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In re T.W.

Court of Appeals of Ohio, Twelfth District, Warren

October 23, 2017

IN THE MATTER OF: T.W.

         APPEAL FROM WARREN COUNTY COURT OF COMMON PLEAS JUVENILE DIVISION Case No. 16-D000024

          Andrew G. Ostrowski, guardian ad litem and attorney for child.

          Eric V. Robinson, for appellant, T.G.

          David P. Fornshell, Warren County Prosecuting Attorney, Kirsten A. Brandt, for appellee, Warren County Children Services

          Maxwell D. Kinman, for appellee, CASA

          OPINION

          HENDRICKSON, P.J.

         {¶ 1} The mother of T. W. ("Mother") appeals a decision of the Warren County Court of Common Pleas, Juvenile Division, denying Mother's motion for a six-month extension of temporary custody and granting permanent custody of T.W. to appellee, Warren County Children Services ("WCCS").

         {¶ 2} On February 17, 2016, WCCS filed a complaint alleging neglect, abuse, and dependency. On the same date, the juvenile court conducted an emergency shelter care hearing and placed T.W. in the temporary custody of WCCS. On March 23, 2016, the juvenile court adjudicated T.W. neglected and dependent. On April 28, 2016, following a dispositional hearing, the juvenile court ordered that T.W. remain in the temporary custody of WCCS. WCCS moved for permanent custody on February 14, 2017 and Mother filed a motion to extend temporary custody on March 20, 2017. The juvenile court held a hearing on the motions on May 8, 2017 and heard testimony from the three caseworkers assigned to this case throughout its pendency.

         {¶ 3} Collectively, the testimony revealed that this case began on November 22, 2015 when Mother gave birth to T.W., who tested positive for cocaine. The hospital diagnosed T.W. with failure to thrive in addition to detailing several other medical concerns, including rigid muscles, inability to sit up and support his head, and trouble eating and swallowing. Later in the case, doctors further diagnosed T.W. as suffering from a Chiari malformation of the brain and possibly afflicted with a cancerous lesion in his brain. T.W.'s afflictions have further prevented his development and will require at least weekly medical and therapy appointments moving forward. T.W. will later undergo brain surgery.

         {¶ 4} Mother voluntarily began working with WCCS under an in-home safety plan following T.W.'s birth and developed a case plan for Mother. WCCS later amended this case plan following the dispositional hearing to include the first putative father. WCCS later removed this putative father from the case plan after genetic testing indicated he was not T.W.'s biological father. Mother's case plan included completing drug and alcohol and mental health assessments and following any recommendations therefrom, demonstrating financial stability to WCCS, meeting with WCCS monthly and signing any requested releases, and submitting to random drug screenings.

         {¶ 5} Beginning in January 2016, Mother voluntarily participated in her case plan services by meeting with her caseworker, submitting negative drug screens, and engaging in an inpatient drug and alcohol treatment program at First Step. Mother completed the first phase of the program, but failed to complete the aftercare phase.

         {¶ 6} In February 2016, Mother failed to appear for multiple visits, could not be contacted, and T.W. missed a medical appointment, which collectively, prompted the caseworker to search for Mother. A relative of Mother communicated to the caseworker that Mother and T.W. were in Tennessee with one of Mother's relatives. The Tennessee Department of Children Services located the relative, but not Mother or T.W. The relative informed the Tennessee agency that Mother never left Ohio and was hiding from WCCS. In turn, police executed a search warrant at Mother's last known location in Ohio. Police located and removed T.W. and placed the child in the temporary custody of WCCS, and as discussed above, emergency shelter care, adjudication, and dispositional hearings before the juvenile court followed in the next few months.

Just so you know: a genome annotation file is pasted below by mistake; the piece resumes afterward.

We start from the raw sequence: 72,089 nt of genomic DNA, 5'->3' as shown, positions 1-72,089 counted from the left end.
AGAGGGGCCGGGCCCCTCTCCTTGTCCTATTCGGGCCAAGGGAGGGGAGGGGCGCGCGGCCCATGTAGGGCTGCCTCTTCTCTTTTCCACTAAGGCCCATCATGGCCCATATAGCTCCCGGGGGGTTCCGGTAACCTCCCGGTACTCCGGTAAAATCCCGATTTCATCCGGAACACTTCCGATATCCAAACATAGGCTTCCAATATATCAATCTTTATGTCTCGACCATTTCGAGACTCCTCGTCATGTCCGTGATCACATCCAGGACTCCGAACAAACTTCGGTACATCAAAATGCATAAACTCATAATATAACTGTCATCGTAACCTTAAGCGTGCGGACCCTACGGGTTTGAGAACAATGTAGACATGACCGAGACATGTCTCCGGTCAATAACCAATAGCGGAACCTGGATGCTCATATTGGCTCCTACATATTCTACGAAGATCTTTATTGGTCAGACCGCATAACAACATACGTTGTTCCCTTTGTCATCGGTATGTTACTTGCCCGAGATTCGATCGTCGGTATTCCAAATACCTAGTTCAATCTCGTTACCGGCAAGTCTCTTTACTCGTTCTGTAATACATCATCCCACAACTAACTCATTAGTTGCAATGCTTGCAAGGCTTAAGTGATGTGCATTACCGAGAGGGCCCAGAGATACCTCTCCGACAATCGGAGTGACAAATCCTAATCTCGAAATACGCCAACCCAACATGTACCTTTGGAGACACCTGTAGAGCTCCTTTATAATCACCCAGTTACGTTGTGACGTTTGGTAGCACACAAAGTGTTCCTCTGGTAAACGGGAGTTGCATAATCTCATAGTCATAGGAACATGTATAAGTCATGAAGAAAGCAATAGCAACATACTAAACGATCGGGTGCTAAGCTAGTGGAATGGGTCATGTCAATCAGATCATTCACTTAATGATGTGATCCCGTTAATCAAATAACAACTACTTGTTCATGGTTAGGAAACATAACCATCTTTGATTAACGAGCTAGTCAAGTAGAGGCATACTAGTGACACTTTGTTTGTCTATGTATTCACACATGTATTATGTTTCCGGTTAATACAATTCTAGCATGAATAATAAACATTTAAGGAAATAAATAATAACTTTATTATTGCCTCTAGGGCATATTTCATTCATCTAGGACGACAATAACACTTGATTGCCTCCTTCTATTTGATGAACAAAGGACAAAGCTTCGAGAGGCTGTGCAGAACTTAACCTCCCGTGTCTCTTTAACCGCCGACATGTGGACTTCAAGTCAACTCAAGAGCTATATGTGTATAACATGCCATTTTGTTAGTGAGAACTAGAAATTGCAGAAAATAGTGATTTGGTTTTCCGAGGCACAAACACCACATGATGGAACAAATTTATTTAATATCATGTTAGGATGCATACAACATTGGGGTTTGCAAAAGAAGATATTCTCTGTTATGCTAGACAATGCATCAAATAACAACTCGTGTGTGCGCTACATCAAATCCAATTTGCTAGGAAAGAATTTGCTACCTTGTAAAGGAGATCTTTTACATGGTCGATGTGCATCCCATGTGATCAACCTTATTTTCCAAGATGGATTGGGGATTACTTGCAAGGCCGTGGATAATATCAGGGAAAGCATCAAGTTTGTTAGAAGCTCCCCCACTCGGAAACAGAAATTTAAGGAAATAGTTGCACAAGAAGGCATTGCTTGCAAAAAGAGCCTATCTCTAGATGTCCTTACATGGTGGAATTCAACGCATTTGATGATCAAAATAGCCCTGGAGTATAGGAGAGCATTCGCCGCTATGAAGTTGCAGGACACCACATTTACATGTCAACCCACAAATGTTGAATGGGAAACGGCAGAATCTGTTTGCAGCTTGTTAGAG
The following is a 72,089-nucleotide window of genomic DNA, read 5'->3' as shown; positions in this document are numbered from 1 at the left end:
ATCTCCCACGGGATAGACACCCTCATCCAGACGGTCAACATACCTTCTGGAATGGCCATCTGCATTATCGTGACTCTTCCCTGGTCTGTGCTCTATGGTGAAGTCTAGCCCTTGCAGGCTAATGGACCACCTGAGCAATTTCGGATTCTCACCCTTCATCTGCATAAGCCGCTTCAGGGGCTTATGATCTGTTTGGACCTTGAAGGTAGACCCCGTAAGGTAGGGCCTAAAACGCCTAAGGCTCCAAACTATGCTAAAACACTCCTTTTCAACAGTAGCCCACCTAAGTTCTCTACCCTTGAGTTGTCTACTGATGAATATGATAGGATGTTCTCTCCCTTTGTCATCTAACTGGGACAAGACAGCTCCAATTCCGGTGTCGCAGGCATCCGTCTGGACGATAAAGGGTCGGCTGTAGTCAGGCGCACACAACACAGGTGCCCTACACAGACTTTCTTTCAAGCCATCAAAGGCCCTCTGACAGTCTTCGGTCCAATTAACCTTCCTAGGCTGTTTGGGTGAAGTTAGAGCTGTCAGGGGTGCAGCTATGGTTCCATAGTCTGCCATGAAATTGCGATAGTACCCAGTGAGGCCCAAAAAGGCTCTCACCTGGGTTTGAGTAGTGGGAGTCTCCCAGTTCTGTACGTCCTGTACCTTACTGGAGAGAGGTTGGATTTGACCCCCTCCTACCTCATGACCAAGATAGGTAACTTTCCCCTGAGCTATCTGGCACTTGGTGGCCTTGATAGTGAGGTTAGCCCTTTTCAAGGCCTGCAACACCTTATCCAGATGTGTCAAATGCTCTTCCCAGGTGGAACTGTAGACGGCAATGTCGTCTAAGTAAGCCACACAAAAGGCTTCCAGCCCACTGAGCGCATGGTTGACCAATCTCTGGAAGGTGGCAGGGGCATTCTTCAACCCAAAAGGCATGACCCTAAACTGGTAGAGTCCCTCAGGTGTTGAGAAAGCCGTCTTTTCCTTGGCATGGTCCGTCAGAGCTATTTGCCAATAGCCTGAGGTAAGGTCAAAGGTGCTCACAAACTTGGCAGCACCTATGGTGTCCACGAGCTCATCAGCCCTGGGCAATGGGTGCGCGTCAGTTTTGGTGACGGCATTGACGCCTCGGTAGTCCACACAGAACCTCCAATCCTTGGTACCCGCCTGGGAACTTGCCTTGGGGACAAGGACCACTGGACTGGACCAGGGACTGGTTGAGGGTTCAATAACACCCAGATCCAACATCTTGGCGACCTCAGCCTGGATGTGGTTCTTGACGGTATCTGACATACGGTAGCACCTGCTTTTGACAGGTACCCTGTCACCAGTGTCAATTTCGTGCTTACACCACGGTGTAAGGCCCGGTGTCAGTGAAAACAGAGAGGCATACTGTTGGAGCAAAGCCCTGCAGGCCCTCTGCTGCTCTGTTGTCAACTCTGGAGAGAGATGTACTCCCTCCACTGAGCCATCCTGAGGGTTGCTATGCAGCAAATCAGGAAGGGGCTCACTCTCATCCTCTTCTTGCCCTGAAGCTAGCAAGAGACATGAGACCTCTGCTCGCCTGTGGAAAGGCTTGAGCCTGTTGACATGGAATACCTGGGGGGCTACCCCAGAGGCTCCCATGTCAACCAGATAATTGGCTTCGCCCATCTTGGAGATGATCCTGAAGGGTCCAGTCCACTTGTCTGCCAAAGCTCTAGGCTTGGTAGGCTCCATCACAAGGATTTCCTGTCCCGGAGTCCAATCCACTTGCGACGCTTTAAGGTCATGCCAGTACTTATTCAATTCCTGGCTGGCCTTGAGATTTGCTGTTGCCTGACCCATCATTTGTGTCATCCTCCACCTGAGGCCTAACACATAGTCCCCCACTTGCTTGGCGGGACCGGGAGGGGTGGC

{¶ 7} From February to March 2016, Mother attended an intensive outpatient drug and alcohol program at Solutions. However, she left the program before completing it because of a personal dispute with another program attendee. In April 2016, Mother submitted random drug screens that tested positive for cocaine and marijuana. WCCS referred her to another drug and alcohol program at Talbert House in May 2016. Mother completed the initial assessment and Talbert House recommended standard outpatient weekly drug and alcohol and mental health counseling. Mother completed the drug and alcohol portion of the program, but failed to complete the mental health portion; therefore, Talbert House discharged her from the program. During this period, Mother began disappearing, failed to attend visits, and refused to disclose details of her current residence to WCCS. Mother did not provide drug screens during these disappearances, but did provide two negative screens in July 2016 and one in November 2016

         {¶ 8} In December 2016, Mother tested positive for cocaine. The following month, Mother provided another positive test for cocaine and began another treatment program at Access Counseling. Mother attended a few sessions, but her involvement with the program did not extend into January 2017. On February 15, 2017, Mother gave birth to her second child, who also tested positive for cocaine. WCCS removed Mother's second child from her care and placed the child in a foster home. Shortly thereafter, Mother reengaged in drug and alcohol and mental health counseling. As the case proceeded, WCCS moved T.W. to a second foster home because the original home was unable to meet his long-term medical ...


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